Sam Houston State social media policy sparks controversial protest

Professor takes box cutter to 'free speech wall'

TEXAS — Sam Houston State University’s recent attempt to corral school-affiliated social media pages was met with concern over students’ free speech rights, spawning controversial protests on campus and a Wednesday “Liberty in Peril” event.

The Southeast Texas school started rolling out in September its Social Media Universe, a portal to department and student organization social media pages that have applied for inclusion on the site. But proposed policies accompanying the portal have raised concern among students over broad language that could remove some control from those who the run organization pages.

According to the proposed policy, groups applying for inclusion in the portal must disclose to university marketing staff the login and password information for social media sites such as Facebook and Twitter. The university reserves the right to “edit and delete content as appropriate,” which has caught the attention of students who would be affected.

Several student leaders at SHSU had reservations about the document, including Cristan Shamburger, president of the Bearcat Democrats group.

Shamburger specifically objected to language in the guidelines that give the university the right to add new restrictions “without reservation or obligation to defend the action.”

“I just felt it doesn’t give the students a lot of freedom,” she said.

But the concern hasn’t gone unnoticed by those responsible for the Social Media Universe.

Kristina Ruiz, associate vice president of marketing and communication, was tasked with uniting different university-affiliated social media sites about a year ago. She stressed work on the policy is ongoing and a small part of a larger program.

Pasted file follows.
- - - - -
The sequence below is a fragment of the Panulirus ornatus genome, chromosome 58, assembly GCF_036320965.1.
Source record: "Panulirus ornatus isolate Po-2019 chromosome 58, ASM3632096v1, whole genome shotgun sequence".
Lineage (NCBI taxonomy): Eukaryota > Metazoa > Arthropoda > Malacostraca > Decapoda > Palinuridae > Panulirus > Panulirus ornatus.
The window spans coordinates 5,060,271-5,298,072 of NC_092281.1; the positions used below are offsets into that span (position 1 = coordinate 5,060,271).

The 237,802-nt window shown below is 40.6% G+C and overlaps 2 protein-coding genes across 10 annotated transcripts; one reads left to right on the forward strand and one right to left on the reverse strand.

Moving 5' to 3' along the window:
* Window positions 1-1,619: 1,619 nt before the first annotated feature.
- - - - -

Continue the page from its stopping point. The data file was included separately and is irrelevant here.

Ruiz said the soft launch of the Social Media Universe prompted criticism and “a lot of misconception,” adding the proposed policy is just that: proposed. Despite wording in the policy, Ruiz said student groups are not required to join the site. The draft document currently has several steps to overcome before the university can formally adopt it.

Ruiz is forming a committee to address concerns from delegates of the faculty senate, student government and various colleges at the school. She said she would also like someone with “credentialed experience in free speech to sit on the committee.”

Until a formal document is finalized and approved, Ruiz said the only policy that governs social media pages are the ones people agree to when signing up for pages on Twitter or Facebook.

“Regardless of what kind of policies we put in place, that will always be default,” she said.

But the outcry and concern over the policy has not died down after flaring up last month. Morgan Freeman, president of the political student group SHSU Lovers of Liberty, helped organize a “free speech wall” event in response to the social media policy. She said the policy would “give the administration the potential to do whatever they want and edit our content.”

Freeman got approval from the school for the protest, which allowed students to write whatever they wanted on a paper banner in a building on campus.